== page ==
Room 104.05
Mail Art Network and Prospective Multimedia

Brazilian art historian and critic Walter Zanini, in his role as director of Museu de Arte Contemporânea da Universidade de São Paulo (MAC/USP) and curator of the 1981 and 1983 editions of the São Paulo Biennial, was key to consolidating institutional spaces that were open to experimentation, creation and fostering networks of artistic exchange, and to the development of new practices that surfaced from the late 1960s onwards.

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Room 104.05 Room 104.05 Room 104.05
Room 104.05 Room 104.05

Room 104.05

Brazilian art historian and critic Walter Zanini, in his role as director of Museu de Arte Contemporânea da Universidade de São Paulo (MAC/USP) and curator of the 1981 and 1983 editions of the São Paulo Biennial, was key to consolidating institutional spaces that were open to experimentation, creation and fostering networks of artistic exchange, and to the development of new practices that surfaced from the late 1960s onwards.

As the director of MAC/USP since it was founded in 1963, Zanini transformed the museum, turning it into a laboratory and refuge for research and art-making. The institution became a space of freedom and radicalness at the height of political repression — Brazil was feeling the effects of the “Miracle” (1969-1973), a period of at once accelerated economic growth and income concentration and inequality. In cities like Recife, Río and São Paulo, a new generation of artists working on the appropriation of new media and mass communications technology – actually imported by the military regime – took root. This generation would create works and circuits outside official circles, the art market and censorship, and Zanini’s close ties with artists such as Julio Plaza, Regina Silveira, Donato Ferrari and Lydia Okumura was pivotal to the museum redefining its conception of the art object and opening out to multimedia manifestations: video art, mail art, xerox art, happenings, performance, environmental art, installation, photography, film, book-objects, and so on. Exchanges with foreign institutions, such as the Centre of Art and Communication (CAyC), in Argentina, also influenced Zanini’s management practices and contributed to an international collection being assembled.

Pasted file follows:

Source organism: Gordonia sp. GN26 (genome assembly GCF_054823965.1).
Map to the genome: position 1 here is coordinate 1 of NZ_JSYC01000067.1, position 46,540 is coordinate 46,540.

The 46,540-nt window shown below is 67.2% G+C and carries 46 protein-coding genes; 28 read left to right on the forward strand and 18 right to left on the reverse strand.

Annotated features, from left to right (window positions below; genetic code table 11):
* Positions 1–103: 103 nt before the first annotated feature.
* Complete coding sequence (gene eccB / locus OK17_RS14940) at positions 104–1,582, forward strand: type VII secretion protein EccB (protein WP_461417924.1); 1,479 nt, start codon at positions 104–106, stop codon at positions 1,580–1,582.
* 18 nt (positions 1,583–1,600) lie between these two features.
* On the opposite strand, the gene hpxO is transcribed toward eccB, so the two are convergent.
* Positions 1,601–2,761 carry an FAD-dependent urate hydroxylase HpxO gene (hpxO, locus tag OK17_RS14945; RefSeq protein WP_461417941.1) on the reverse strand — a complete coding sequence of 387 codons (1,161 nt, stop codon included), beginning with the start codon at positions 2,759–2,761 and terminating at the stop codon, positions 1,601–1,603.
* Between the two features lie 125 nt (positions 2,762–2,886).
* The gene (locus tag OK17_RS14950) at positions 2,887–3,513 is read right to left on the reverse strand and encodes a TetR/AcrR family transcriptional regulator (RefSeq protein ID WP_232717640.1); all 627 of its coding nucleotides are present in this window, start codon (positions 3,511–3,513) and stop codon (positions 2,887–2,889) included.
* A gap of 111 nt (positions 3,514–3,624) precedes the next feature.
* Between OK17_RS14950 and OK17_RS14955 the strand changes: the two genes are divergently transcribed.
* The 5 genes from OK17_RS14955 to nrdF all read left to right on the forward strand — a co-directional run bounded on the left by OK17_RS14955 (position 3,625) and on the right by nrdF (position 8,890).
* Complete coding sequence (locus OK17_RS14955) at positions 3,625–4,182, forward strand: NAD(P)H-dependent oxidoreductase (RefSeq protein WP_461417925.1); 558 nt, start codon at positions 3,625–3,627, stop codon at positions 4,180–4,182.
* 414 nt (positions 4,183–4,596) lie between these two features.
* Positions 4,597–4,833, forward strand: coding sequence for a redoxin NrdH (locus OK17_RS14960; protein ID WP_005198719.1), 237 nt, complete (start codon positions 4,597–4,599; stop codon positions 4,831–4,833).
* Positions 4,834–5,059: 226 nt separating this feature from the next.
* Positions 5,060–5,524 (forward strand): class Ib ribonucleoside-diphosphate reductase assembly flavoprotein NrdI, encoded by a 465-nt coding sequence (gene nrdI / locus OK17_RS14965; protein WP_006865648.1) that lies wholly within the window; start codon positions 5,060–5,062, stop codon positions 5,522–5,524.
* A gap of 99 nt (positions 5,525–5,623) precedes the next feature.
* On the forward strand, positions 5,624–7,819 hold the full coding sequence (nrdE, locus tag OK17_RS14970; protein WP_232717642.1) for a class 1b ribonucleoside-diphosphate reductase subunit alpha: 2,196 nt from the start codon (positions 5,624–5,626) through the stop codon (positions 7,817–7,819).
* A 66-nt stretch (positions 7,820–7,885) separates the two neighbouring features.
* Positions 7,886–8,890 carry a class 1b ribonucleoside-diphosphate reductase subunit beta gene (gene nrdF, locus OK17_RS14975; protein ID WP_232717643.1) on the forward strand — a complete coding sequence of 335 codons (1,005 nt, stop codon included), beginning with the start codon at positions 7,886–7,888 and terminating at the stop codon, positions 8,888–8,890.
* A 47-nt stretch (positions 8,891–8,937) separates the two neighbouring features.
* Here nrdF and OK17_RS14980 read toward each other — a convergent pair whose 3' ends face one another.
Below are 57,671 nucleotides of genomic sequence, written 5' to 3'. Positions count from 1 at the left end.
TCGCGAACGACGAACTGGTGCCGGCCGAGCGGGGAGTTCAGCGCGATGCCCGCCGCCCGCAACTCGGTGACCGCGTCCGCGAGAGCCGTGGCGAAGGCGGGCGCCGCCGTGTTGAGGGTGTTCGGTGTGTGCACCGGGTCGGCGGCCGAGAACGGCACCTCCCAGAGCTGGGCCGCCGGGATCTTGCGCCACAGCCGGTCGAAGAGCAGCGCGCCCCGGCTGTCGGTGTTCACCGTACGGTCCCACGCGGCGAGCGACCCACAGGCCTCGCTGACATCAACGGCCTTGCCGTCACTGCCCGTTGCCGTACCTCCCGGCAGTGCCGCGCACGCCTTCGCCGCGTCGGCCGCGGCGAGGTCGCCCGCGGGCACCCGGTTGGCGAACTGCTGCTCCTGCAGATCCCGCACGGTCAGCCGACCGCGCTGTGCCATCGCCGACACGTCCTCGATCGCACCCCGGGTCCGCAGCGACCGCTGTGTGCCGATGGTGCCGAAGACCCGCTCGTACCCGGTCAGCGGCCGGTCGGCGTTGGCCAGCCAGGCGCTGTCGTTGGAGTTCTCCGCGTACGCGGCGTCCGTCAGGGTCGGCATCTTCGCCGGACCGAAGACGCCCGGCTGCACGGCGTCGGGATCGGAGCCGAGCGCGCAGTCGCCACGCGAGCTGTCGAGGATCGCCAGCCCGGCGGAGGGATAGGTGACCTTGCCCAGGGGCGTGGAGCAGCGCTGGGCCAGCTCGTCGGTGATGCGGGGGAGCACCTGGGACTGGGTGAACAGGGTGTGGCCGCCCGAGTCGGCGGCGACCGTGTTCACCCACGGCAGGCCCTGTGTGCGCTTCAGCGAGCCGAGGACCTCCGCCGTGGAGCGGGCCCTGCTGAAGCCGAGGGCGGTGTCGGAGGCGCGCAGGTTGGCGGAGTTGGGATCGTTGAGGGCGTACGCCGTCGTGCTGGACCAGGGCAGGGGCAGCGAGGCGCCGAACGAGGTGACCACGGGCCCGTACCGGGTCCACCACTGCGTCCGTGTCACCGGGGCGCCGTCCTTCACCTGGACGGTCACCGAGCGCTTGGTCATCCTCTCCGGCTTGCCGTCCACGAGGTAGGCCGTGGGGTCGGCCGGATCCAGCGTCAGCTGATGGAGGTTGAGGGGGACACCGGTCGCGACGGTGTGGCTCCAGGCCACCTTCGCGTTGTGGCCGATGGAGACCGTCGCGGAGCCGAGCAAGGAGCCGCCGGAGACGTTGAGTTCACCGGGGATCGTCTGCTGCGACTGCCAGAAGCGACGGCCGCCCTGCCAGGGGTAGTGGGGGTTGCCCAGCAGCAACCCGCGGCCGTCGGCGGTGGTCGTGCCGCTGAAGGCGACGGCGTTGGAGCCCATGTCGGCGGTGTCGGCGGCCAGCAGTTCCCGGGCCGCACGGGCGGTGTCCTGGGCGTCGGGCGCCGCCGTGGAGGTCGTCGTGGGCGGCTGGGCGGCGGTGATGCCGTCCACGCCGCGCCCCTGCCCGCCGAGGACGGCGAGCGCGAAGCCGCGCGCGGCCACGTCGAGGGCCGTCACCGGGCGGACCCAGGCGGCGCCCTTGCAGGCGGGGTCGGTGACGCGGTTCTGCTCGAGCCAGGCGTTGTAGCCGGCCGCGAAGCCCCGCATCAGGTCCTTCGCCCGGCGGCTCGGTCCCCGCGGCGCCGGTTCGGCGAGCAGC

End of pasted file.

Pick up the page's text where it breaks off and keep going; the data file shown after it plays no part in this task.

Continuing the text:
Research in this context starts from the work Cristina Freire carried out over many years as head professor and curator of the Museu de Arte Contemporânea da Universidade de São Paulo (1990-2019). This room focuses on the collaboration between Zanini and Spain’s Julio Plaza, culminating in the shows Prospectiva’74 and Poéticas Visuais (1977), held in MAC/USP. Both figures can be regarded as catalysts of the conceptual art that emerged in the 1970s and the creation of international collaboration and mail art networks. Plaza was also invited by Zanini to curate the nucleus of Mail Art at the 16th São Paulo Biennial (1981) and Art and Video Text at the 17th Biennial (1983).

These and other exhibitions formed a vital hub of appropriation practices of new technology, understood as fields of action and denouncement, and as spaces to fuse art and life. Many of the manifestations contained in these projects were based on the principle of unlimited communication and the creation of transnational dialogue and a network put together in a pre-internet age. Mail Art and other circuits of information fostered the construction of an underground fringe scene and allowed dissident artistic practices to keep afloat in the Southern Cone and other countries — some from Eastern Europe — living under censorship regimes. In addition to his artistic and theoretical contribution to these projects, Plaza also brought a network of contacts he had built up during his time at the Universidad de Puerto Rico. Among them were Spaniards Antoni Muntadas and Isidoro Valcárcel Medina, who carried out projects in MAC/USP and in other Southern Cone countries.

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